Liked by 1 person

      1. Thank you for providing quote on that. I remind, that you wrote: “Bastrykin called for… increased censorship of the internet”.

        1) “to define the limits of censoring the global Internet network in Russia”.

        In original: the complete quote is the following:

        “В предлагаемой концепции представляется целесообразным определиться и с пределами цензурирования в России глобальной сети интернет, так как эта проблема в настоящее время вызывает острые дискуссии в свете активизации защитников прав на свободу получения и распространения информации. Интересен в этом плане опыт зарубежных государств, противостоящих США и их союзникам. В связи с беспрецедентным информационным давлением они пошли на ограничения иностранных СМИ в целях защиты национального информационного пространства.

        That’s the only instance when the word “censurirovaniye” (which is similar, but not equal to the word “censorship”) is encountered in the entire article.

        2) “China has introduced ‘a ban on electronic media fully or partly owned by foreign residents”

        So? Employing such sensible (yes – sensible) measure only to a “reasonable extent” doesn’t mean that some sort of book-burning, Inquisition-style censorship are taking over Russian “information space”.

        3) “‘In public places (libraries, schools, and other educational institutions) with access to the World Wide Web, filters restricting access to sites containing extremist content should be established”

        Once again – this is not censorship. Or do you think that the people should be able to gain unrestricted access from the public areas to the Daesh propaganda sites, or to other sites, teaching how to make bombs at home and how to take the lives of this or that group of Undesirables/kaffirs? If you are against that, why are you not protesting similar measures taken (or widely suggested) by the Free West?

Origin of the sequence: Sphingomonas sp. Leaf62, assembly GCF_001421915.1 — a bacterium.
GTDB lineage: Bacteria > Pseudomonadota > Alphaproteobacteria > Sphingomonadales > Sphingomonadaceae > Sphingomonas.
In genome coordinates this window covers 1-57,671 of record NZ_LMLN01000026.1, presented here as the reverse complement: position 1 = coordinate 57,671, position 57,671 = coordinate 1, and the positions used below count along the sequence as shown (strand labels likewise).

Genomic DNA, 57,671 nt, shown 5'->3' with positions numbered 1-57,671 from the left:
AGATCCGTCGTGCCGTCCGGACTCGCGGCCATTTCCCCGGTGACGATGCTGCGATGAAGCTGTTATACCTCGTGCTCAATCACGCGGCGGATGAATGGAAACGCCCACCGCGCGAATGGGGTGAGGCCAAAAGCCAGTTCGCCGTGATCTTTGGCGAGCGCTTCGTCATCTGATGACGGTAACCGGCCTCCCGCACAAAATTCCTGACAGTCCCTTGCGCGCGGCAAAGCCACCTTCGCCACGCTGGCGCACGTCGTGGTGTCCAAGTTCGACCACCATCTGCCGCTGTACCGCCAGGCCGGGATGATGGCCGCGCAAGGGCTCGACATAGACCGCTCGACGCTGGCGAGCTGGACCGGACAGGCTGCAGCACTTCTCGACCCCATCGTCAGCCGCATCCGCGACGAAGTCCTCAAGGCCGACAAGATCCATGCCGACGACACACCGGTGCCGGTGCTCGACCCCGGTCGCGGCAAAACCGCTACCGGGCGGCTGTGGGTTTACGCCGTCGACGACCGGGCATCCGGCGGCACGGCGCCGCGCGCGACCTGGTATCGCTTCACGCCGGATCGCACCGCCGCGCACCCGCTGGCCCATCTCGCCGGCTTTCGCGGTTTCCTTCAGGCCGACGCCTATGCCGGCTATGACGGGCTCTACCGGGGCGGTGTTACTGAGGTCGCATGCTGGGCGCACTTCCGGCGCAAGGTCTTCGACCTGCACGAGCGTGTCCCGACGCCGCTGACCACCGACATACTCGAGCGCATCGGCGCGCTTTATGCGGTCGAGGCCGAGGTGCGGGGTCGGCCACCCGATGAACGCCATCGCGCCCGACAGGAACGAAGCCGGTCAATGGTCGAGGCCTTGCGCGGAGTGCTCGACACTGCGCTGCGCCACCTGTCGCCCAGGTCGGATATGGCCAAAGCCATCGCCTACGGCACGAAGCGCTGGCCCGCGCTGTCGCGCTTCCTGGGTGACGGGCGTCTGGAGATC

4) “All this is to combat ‘extremism’, but in the Russian context people have some concerns about how ‘extremism’ would be defined.”

        What are those “people” who are “having some concerns” in the “Russian context”? Or is it because when the Bastion of Democracy ™ does anything in the name of Security and Universal Values – this is always kosher, but when Untermen Culturally Infe Un-Democratic Russian Regime tries to take some measures to combat extremis (“so-called extremism” in the textbooks of the so-called Russian liberals) this only leads of the suppressing of the Suppression of Civil Society ™ and Persecution of the Civil Rights Activists of Vilayat Kavkaz (Inshallah!)?

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  2. It’s all projection and camouflage. If the (official) West says Russia is doing something, it’s an admission that it actually is doing it. It’s also an indication that the West knows it’s losing the argument. Back in the day the Sovs jammed the West; the West didn’t worry about Radio Moscow. The fact that people are calling for the reverse today tells you all you need to know.